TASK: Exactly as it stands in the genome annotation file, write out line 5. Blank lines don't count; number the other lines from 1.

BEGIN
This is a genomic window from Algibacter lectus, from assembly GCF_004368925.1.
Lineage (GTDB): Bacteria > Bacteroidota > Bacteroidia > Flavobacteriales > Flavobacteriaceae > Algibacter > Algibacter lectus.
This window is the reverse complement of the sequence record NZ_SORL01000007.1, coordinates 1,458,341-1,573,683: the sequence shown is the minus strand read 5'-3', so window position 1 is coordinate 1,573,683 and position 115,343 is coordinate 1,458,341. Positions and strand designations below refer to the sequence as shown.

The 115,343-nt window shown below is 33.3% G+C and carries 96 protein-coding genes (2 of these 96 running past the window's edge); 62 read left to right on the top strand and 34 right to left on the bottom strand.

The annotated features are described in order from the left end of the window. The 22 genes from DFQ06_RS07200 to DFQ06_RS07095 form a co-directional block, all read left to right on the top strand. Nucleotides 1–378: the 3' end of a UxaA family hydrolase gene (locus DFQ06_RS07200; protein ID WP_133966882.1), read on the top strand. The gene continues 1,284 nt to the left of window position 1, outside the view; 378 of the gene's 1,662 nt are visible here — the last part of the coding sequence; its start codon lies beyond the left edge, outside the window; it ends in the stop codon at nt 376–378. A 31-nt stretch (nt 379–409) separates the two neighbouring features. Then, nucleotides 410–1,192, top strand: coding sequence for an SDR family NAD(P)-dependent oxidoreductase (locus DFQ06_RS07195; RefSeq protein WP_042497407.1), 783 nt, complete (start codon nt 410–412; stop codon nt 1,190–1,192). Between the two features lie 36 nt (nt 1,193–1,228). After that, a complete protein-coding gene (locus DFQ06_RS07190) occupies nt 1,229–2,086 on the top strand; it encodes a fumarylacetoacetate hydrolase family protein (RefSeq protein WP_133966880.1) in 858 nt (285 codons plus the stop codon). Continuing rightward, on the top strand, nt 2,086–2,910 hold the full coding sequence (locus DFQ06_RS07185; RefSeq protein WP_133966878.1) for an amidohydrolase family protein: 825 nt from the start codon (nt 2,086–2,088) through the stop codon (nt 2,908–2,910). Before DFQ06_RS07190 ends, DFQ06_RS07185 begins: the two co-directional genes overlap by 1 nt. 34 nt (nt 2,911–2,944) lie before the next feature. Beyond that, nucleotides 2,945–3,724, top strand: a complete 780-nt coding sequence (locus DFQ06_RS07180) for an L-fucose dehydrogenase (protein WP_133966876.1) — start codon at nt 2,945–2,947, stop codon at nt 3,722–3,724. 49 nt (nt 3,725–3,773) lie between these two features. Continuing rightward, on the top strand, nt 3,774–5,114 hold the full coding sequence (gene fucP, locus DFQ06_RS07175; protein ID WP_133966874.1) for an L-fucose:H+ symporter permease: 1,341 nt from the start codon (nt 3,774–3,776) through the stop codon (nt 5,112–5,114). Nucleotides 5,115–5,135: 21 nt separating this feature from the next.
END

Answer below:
The annotated features are described in order from the left end of the window. The 22 genes from DFQ06_RS07200 to DFQ06_RS07095 form a co-directional block, all read left to right on the top strand. Nucleotides 1–378: the 3' end of a UxaA family hydrolase gene (locus DFQ06_RS07200; protein ID WP_133966882.1), read on the top strand. The gene continues 1,284 nt to the left of window position 1, outside the view; 378 of the gene's 1,662 nt are visible here — the last part of the coding sequence; its start codon lies beyond the left edge, outside the window; it ends in the stop codon at nt 376–378. A 31-nt stretch (nt 379–409) separates the two neighbouring features. Then, nucleotides 410–1,192, top strand: coding sequence for an SDR family NAD(P)-dependent oxidoreductase (locus DFQ06_RS07195; RefSeq protein WP_042497407.1), 783 nt, complete (start codon nt 410–412; stop codon nt 1,190–1,192). Between the two features lie 36 nt (nt 1,193–1,228). After that, a complete protein-coding gene (locus DFQ06_RS07190) occupies nt 1,229–2,086 on the top strand; it encodes a fumarylacetoacetate hydrolase family protein (RefSeq protein WP_133966880.1) in 858 nt (285 codons plus the stop codon). Continuing rightward, on the top strand, nt 2,086–2,910 hold the full coding sequence (locus DFQ06_RS07185; RefSeq protein WP_133966878.1) for an amidohydrolase family protein: 825 nt from the start codon (nt 2,086–2,088) through the stop codon (nt 2,908–2,910). Before DFQ06_RS07190 ends, DFQ06_RS07185 begins: the two co-directional genes overlap by 1 nt. 34 nt (nt 2,911–2,944) lie before the next feature. Beyond that, nucleotides 2,945–3,724, top strand: a complete 780-nt coding sequence (locus DFQ06_RS07180) for an L-fucose dehydrogenase (protein WP_133966876.1) — start codon at nt 2,945–2,947, stop codon at nt 3,722–3,724. 49 nt (nt 3,725–3,773) lie between these two features. Continuing rightward, on the top strand, nt 3,774–5,114 hold the full coding sequence (gene fucP, locus DFQ06_RS07175; protein ID WP_133966874.1) for an L-fucose:H+ symporter permease: 1,341 nt from the start codon (nt 3,774–3,776) through the stop codon (nt 5,112–5,114). Nucleotides 5,115–5,135: 21 nt separating this feature from the next.